The Westbury Hotel evokes modern luxury in the center of historic Dublin, located within walking distance of Trinity College and the National Museum of Ireland, as well as restaurants and shopping. Tucked off the street in a spacious entry courtyard, the hotel is an elegant oasis featuring a lobby with plush sofas, chandelier lighting, and marble floors. The 205 rooms and suites are outfitted in neutral furnishings and marble bathrooms, with chic touches like woven Irish carpets and luxurious linens. Another destination specific touch is the Irish art collection on display throughout. The rooms facing the front of the hotel have lovely city views over Grafton Street, Balfe Street and Chatham Street.

The hotel is known for its excellent dining with its signature restaurant Wilde that serves elevated Irish cuisine in elegant settings. The hotel also houses Balfe's, a casual brasserie, and the Sidecar Bar with speciality cocktails and an Art Deco vibe. The lobby often turns into buzzy lounge area, with many visitors coming in for afternoon tea or drinks. If the culinary options prove too much, there's a gym on the property as well but no spa.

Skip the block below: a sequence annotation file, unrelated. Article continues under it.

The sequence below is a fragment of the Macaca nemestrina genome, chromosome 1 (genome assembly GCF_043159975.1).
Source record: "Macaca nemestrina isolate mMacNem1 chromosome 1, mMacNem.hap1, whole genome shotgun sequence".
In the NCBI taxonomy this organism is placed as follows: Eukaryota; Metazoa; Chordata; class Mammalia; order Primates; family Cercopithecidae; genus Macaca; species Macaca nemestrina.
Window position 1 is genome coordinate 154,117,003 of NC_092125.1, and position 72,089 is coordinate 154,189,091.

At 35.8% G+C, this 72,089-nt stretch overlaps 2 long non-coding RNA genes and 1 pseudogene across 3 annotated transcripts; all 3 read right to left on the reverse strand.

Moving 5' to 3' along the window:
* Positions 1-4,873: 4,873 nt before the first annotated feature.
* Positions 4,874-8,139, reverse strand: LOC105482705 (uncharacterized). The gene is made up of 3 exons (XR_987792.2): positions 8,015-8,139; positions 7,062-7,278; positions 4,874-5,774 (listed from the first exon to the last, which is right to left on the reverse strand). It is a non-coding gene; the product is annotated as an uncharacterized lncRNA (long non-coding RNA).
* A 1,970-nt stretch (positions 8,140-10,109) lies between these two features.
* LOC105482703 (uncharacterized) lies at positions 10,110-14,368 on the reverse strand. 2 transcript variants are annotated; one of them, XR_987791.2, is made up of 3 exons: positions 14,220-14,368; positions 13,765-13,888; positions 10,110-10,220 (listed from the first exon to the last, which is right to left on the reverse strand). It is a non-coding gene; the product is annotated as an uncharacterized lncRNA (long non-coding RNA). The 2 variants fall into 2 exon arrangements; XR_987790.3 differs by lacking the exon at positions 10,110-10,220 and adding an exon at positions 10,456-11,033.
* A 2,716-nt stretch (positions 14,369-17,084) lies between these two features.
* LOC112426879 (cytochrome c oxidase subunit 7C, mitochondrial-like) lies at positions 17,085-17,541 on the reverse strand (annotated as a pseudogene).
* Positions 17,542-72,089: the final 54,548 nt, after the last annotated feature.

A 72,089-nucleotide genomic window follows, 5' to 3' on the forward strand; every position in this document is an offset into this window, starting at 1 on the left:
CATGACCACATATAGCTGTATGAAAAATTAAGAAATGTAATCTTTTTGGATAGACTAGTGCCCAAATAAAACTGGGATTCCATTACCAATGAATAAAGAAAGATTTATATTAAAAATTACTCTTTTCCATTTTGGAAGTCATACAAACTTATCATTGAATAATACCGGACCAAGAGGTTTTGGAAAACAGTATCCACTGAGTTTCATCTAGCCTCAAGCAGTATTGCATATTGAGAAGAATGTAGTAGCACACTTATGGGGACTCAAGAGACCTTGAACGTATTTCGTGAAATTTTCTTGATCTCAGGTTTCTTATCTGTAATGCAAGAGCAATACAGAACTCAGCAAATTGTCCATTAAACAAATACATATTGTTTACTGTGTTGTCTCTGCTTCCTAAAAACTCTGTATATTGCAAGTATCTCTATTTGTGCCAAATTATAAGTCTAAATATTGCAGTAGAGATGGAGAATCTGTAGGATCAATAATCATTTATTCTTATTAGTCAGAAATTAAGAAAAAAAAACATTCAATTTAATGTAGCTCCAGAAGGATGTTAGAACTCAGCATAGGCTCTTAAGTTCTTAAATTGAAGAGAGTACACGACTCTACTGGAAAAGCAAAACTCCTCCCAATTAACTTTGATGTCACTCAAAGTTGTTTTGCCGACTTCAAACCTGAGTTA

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Aerial View - Trump International Doonbeg, Ireland

Trump International Doonbeg

Built in 2006 and purchased by Donald Trump in 2014, Doonbeg is located on the Atlantic coast not far from the Cliffs of Moher. There are 15 suites located in the main building, which range from one to four bedrooms with views overlooking the rolling sea and a golf course below. There are an additional six Two-bedroom townhouses adjacent to the main building that are ideal for families or groups traveling together. The suites are large with grand fireplaces and separate sitting areas along with classic wood paneling and luxe fabrics. All of the larger accommodations have a small kitchen for preparing snacks or meals for those who would rather eat in.

On property amenities include the spa, formal dining room and bar, golf shop and Trump’s Pub. The only drawback is that the property doesn't have many public spaces as a large portion of the main building is members’ only. Thus, families and groups should book the large suites, which have spacious living rooms.